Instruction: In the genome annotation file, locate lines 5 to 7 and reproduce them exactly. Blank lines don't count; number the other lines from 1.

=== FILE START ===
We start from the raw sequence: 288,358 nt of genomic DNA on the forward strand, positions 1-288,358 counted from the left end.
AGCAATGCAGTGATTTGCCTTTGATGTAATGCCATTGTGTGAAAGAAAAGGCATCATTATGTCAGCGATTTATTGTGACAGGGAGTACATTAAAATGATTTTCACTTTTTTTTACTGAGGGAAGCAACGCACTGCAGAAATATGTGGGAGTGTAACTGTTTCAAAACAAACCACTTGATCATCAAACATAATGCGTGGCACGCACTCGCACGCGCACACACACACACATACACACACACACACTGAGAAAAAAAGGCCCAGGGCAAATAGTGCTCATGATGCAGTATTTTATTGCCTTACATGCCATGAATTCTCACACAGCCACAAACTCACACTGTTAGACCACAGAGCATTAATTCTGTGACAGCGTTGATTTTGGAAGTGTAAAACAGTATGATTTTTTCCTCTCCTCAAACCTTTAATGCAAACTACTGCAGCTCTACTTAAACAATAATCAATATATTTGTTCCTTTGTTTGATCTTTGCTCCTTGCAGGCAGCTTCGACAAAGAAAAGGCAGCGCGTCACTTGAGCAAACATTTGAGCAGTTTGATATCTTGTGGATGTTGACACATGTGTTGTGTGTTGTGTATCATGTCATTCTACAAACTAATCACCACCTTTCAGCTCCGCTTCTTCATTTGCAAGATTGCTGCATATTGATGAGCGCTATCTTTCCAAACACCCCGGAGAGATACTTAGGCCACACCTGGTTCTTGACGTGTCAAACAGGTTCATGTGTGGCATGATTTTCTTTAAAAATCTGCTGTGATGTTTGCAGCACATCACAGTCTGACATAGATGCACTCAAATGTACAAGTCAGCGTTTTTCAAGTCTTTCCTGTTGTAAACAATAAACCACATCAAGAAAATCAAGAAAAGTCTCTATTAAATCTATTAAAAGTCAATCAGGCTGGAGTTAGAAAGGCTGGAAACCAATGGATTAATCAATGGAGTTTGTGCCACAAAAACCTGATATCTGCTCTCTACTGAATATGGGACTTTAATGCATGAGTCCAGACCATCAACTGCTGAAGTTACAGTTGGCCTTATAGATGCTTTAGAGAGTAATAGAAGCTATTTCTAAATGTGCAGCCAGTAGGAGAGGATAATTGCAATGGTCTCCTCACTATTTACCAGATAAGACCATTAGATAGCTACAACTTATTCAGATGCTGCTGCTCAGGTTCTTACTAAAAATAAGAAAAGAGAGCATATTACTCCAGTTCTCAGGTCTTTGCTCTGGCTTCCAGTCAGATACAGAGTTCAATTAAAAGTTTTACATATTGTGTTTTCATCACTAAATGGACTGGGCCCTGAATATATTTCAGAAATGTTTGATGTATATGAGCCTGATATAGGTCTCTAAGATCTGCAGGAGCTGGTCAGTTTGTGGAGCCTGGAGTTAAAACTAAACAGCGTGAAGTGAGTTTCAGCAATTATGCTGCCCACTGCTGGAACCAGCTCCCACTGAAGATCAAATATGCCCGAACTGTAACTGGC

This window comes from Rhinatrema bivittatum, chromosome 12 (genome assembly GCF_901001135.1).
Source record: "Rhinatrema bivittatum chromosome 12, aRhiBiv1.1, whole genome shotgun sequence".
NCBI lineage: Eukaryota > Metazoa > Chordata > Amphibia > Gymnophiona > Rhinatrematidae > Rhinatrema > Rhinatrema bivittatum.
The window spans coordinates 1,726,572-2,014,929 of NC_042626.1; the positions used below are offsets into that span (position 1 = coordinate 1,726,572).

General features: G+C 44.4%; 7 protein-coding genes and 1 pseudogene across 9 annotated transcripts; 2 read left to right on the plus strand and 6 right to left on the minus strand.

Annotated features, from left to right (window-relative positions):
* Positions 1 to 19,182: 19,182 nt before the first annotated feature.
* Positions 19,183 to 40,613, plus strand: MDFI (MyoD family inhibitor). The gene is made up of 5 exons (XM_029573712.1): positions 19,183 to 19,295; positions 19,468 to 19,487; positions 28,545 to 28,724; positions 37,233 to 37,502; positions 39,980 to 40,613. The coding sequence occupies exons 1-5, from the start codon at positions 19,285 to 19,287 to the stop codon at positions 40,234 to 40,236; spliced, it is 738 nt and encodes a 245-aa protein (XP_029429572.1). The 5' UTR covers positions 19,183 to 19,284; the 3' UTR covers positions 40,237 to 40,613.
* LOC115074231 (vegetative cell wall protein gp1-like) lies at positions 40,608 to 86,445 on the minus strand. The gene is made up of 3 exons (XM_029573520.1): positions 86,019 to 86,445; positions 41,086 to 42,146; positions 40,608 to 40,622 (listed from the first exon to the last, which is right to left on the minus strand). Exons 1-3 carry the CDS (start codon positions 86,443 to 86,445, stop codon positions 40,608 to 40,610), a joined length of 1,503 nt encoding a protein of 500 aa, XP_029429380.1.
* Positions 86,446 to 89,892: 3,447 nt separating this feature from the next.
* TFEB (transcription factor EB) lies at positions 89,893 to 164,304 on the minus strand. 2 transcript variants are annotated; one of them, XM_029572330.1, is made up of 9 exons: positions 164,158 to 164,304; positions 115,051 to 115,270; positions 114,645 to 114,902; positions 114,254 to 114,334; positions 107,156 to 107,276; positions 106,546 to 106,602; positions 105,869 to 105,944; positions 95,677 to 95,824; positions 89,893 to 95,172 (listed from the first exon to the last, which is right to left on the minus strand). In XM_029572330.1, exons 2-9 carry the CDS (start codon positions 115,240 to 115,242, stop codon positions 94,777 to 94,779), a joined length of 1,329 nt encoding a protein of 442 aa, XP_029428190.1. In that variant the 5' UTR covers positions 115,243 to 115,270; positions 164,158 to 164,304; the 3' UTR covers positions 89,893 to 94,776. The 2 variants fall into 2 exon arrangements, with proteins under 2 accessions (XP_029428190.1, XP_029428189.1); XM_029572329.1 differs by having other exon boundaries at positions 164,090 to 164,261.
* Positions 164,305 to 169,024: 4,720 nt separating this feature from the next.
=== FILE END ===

NCBI lineage: Eukaryota > Metazoa > Chordata > Amphibia > Gymnophiona > Rhinatrematidae > Rhinatrema > Rhinatrema bivittatum.
The window spans coordinates 1,726,572-2,014,929 of NC_042626.1; the positions used below are offsets into that span (position 1 = coordinate 1,726,572).

General features: G+C 44.4%; 7 protein-coding genes and 1 pseudogene across 9 annotated transcripts; 2 read left to right on the plus strand and 6 right to left on the minus strand.